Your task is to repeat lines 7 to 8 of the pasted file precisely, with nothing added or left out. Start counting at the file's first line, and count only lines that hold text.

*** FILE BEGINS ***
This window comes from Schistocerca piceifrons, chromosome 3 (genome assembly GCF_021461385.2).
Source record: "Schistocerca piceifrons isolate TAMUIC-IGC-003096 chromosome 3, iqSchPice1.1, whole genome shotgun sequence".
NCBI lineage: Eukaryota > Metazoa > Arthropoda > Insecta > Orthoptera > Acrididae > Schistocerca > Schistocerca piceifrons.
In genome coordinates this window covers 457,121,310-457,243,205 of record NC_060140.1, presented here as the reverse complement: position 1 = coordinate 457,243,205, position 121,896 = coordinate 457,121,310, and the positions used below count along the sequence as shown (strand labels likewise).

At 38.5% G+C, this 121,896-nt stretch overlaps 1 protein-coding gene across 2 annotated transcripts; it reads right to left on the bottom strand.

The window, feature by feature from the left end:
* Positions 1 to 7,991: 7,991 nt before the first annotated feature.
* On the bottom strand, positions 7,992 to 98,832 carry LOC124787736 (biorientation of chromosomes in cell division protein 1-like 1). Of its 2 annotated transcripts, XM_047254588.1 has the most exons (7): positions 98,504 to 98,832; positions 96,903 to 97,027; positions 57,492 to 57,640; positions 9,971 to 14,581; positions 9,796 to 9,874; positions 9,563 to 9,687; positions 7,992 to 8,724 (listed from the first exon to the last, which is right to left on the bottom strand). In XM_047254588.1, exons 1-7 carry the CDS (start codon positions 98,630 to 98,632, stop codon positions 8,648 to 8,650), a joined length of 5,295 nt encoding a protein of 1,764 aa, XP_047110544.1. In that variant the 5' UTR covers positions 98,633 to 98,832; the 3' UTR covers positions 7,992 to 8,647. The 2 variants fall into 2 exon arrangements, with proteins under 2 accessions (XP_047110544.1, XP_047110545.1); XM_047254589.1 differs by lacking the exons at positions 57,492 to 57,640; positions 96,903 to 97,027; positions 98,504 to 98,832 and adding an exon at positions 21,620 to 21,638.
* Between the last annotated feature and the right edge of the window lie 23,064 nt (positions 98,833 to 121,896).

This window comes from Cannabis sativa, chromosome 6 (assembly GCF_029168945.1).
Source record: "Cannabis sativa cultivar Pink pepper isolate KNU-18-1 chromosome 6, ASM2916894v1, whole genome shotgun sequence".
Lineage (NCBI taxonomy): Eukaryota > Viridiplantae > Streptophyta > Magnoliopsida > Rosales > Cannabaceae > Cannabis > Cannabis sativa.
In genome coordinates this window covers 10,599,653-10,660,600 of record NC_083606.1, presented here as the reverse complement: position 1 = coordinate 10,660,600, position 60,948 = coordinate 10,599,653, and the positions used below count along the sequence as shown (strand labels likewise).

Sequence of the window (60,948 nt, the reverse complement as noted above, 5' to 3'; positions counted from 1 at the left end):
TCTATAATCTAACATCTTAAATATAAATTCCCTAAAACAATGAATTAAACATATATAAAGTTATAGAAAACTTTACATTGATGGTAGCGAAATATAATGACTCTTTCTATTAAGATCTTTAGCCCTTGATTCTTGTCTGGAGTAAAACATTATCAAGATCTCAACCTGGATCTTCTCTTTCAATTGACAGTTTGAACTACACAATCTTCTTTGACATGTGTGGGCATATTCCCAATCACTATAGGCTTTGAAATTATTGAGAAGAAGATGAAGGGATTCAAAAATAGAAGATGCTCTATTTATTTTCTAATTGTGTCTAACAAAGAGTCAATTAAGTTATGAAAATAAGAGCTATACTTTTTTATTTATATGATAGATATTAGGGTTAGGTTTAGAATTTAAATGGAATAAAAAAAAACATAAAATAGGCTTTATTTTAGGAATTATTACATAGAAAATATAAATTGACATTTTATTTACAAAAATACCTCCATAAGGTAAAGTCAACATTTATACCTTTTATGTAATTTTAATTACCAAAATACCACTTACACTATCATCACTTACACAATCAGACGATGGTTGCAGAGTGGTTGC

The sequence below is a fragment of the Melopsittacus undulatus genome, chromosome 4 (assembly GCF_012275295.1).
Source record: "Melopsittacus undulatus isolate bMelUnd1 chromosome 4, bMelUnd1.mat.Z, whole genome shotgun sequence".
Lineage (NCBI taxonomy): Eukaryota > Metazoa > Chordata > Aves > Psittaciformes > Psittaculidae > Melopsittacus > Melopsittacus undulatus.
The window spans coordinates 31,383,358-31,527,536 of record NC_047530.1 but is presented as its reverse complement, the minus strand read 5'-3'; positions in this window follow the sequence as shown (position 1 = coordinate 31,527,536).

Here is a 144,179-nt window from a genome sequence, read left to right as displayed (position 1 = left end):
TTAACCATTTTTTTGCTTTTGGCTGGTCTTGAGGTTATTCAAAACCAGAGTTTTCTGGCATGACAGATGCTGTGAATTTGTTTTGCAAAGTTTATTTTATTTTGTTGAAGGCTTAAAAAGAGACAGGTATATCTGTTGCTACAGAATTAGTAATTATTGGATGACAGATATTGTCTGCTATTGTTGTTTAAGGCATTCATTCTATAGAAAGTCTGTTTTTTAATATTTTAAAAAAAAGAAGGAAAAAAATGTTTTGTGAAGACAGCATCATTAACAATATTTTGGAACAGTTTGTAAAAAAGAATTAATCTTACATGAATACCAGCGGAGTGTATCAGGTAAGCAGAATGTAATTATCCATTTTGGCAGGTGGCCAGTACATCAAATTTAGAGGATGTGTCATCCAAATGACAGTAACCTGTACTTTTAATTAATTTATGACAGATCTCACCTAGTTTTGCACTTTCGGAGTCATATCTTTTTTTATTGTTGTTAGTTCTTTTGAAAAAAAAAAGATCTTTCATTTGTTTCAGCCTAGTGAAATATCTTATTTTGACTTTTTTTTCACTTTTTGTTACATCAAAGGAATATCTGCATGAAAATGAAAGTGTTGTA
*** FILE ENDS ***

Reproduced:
* Positions 1 to 7,991: 7,991 nt before the first annotated feature.
* On the bottom strand, positions 7,992 to 98,832 carry LOC124787736 (biorientation of chromosomes in cell division protein 1-like 1). Of its 2 annotated transcripts, XM_047254588.1 has the most exons (7): positions 98,504 to 98,832; positions 96,903 to 97,027; positions 57,492 to 57,640; positions 9,971 to 14,581; positions 9,796 to 9,874; positions 9,563 to 9,687; positions 7,992 to 8,724 (listed from the first exon to the last, which is right to left on the bottom strand). In XM_047254588.1, exons 1-7 carry the CDS (start codon positions 98,630 to 98,632, stop codon positions 8,648 to 8,650), a joined length of 5,295 nt encoding a protein of 1,764 aa, XP_047110544.1. In that variant the 5' UTR covers positions 98,633 to 98,832; the 3' UTR covers positions 7,992 to 8,647. The 2 variants fall into 2 exon arrangements, with proteins under 2 accessions (XP_047110544.1, XP_047110545.1); XM_047254589.1 differs by lacking the exons at positions 57,492 to 57,640; positions 96,903 to 97,027; positions 98,504 to 98,832 and adding an exon at positions 21,620 to 21,638.